Many of us consider our pet cats and dogs so much a part of the family that we share everything from couch space to kitchen space. It seems the spaces we share may harbor bacteria hazardous to our health.
A new study published Monday in Pediatrics suggests that some young children of pet owners may get salmonella poisoning just by touching surfaces that come into contact with dry cat and dog food.
Researchers analyzed a national database of foodborne illness cases from 2006 to 2008 and found that some salmonella outbreaks in some children originated from pets fed dry foods in the kitchen.
"It looks as though the children were around the food bowl, handled it, played with it, maybe played with the water in the water bowl and it was that kind of association that led to the transmission of salmonella," said Dr. William Schaffner, chairman of preventive medicine at Vanderbilt University. "It would appear that the little children didn't eat the pet food, but I would question what parent would admit to that in a questionnaire."
The released research comes at the heels of a voluntary recall issued by the Food and Drug Administration on Iams Veterinary Dry Formulas, and certain Eukanuba dry foods for possible salmonella contamination. Proctor & Gamble Pet Care, manufacturer of the recalled foods, declined comment on the recall and referred ABC News to the FDA's press release for information on the recall.
"For years you've been hearing about the risk of raw diets, but now we know there's the same risk in processed foods as well," said Dr. Marty Becker, veterinarian at the North Idaho Animal Hospital.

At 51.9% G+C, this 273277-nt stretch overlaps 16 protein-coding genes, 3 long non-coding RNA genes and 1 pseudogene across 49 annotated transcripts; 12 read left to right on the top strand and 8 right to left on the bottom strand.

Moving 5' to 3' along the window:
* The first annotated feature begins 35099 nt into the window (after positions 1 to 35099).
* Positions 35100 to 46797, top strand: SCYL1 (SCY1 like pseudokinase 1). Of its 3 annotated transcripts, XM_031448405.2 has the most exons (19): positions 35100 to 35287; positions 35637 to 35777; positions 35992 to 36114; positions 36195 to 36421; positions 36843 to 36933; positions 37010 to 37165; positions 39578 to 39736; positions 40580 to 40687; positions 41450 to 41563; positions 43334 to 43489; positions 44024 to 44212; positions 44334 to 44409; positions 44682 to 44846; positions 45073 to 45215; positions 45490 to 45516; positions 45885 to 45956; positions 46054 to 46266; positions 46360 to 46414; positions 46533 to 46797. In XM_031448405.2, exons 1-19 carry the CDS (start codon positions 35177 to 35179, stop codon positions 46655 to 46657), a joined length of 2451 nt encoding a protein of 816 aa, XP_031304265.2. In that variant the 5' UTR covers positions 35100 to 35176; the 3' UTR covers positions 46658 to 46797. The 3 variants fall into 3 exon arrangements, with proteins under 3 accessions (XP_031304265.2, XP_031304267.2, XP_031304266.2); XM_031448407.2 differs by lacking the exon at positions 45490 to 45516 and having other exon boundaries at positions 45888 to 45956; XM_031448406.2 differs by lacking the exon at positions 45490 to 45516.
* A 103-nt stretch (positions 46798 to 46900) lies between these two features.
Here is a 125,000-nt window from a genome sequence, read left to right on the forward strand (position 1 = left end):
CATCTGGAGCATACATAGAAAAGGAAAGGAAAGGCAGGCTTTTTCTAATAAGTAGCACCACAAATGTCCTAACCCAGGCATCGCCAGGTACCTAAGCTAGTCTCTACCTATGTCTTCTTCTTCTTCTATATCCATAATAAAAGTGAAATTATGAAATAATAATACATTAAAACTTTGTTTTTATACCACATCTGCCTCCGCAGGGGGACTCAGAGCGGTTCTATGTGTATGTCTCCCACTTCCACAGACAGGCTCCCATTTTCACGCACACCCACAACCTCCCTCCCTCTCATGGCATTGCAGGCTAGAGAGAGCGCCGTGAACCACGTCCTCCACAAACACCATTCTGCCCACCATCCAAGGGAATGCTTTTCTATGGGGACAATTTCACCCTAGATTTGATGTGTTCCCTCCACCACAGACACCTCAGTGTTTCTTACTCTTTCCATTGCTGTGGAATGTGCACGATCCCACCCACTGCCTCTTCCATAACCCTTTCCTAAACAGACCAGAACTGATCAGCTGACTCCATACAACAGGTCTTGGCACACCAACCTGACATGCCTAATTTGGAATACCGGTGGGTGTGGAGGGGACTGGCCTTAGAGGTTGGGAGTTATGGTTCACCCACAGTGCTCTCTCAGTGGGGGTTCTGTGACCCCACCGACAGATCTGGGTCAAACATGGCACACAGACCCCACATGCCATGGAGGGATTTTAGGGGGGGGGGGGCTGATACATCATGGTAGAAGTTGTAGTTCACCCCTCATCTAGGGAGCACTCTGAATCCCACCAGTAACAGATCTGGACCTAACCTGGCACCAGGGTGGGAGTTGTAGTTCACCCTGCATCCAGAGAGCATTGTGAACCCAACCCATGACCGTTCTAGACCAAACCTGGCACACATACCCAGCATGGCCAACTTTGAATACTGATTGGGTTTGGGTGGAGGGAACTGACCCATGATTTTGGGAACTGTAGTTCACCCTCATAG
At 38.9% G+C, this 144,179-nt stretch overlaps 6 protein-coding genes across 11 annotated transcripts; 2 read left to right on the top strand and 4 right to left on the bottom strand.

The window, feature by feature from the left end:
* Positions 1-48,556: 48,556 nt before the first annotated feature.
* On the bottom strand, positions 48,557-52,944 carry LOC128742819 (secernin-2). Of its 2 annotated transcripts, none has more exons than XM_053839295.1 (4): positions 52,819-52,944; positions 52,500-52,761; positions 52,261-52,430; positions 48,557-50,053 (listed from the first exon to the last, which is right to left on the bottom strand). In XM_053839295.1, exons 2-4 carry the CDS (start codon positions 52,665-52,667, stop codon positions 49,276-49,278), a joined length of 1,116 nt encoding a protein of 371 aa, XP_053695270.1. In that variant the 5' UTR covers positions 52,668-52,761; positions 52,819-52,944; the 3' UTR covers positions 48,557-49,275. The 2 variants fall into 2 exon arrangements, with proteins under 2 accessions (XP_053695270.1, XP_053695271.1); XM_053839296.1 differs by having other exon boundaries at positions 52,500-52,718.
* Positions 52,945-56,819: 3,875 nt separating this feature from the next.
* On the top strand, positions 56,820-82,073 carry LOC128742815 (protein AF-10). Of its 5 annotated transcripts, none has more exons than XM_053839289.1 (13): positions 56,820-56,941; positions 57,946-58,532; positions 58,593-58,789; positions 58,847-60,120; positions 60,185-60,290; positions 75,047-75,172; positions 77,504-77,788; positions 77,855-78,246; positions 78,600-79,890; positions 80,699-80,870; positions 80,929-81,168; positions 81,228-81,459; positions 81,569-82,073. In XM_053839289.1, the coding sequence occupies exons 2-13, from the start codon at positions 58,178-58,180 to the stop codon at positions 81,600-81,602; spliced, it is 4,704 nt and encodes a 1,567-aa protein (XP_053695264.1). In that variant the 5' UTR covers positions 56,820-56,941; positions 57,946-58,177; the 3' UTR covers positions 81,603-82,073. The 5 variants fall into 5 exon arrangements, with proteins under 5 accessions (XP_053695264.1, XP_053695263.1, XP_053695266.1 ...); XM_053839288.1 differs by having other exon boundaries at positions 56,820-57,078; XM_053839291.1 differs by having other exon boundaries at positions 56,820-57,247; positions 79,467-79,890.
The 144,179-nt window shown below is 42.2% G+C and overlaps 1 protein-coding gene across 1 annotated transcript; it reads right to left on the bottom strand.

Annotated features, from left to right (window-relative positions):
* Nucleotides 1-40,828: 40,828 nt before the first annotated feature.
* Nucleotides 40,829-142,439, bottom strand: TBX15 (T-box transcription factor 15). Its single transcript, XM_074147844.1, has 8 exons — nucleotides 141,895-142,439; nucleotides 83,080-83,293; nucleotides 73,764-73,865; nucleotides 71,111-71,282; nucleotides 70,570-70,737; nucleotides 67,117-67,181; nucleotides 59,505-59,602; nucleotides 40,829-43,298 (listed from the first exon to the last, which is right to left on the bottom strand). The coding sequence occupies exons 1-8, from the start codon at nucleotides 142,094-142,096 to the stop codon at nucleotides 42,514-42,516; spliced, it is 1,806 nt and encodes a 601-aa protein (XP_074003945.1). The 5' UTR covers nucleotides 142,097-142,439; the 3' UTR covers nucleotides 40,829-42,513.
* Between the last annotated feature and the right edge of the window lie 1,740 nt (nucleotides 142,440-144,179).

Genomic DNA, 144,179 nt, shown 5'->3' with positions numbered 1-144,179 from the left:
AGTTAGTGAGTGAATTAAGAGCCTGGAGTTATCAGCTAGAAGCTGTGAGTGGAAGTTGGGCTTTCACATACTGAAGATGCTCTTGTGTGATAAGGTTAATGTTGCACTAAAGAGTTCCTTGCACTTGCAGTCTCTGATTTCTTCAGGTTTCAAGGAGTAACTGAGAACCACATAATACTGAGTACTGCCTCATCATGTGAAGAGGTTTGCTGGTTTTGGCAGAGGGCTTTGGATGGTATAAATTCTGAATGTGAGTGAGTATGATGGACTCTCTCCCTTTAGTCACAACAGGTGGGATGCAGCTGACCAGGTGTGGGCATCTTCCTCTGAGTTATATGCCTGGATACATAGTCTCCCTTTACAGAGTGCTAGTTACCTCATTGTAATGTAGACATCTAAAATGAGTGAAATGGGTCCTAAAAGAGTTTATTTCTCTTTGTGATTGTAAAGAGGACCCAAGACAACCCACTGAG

Salmonella contamination usually begins in the factory where pet food is made. According to ABC News senior health and medical editor Dr. Richard Besser, after the dog or cat food is processed, it is sent to a special room where the food pellets are coated with flavoring to make them taste good.
"Because this room is moist, it's a perfect environment for salmonella to grow," said Besser. "And that salmonella can live on those food pellets for months.
Dr. Tony Johnson, clinical assistant professor at the Purdue University School of Veterinary Medicine, said the overuse of antibiotics on both human and pet foods has given rise to stronger cases of bacteria like salmonella that are more difficult to destroy.
"There's a host of bacteria that are laughing at our efforts to eradicate them," said Johnson. "There needs to be awareness with people on when antibiotics should be used and when they shouldn't."
From the factory, the food is packaged, sent to supermarkets and eventually bought by pet owners. "When you feed your dog or cat, it can get on your hands and, if you're not careful, into your body," said Besser.
Johnson said salmonella can already be found in many dogs intestines. So watching a dog's reaction to the food is not a good indication on whether or not the food is contaminated.
"We do see some dogs where they do get sick from it, but there is some where it's just part of their normal make up," said Johnson. "If the pets aren't showing critical signs, then you can't even use how your pet is feeling with how to react."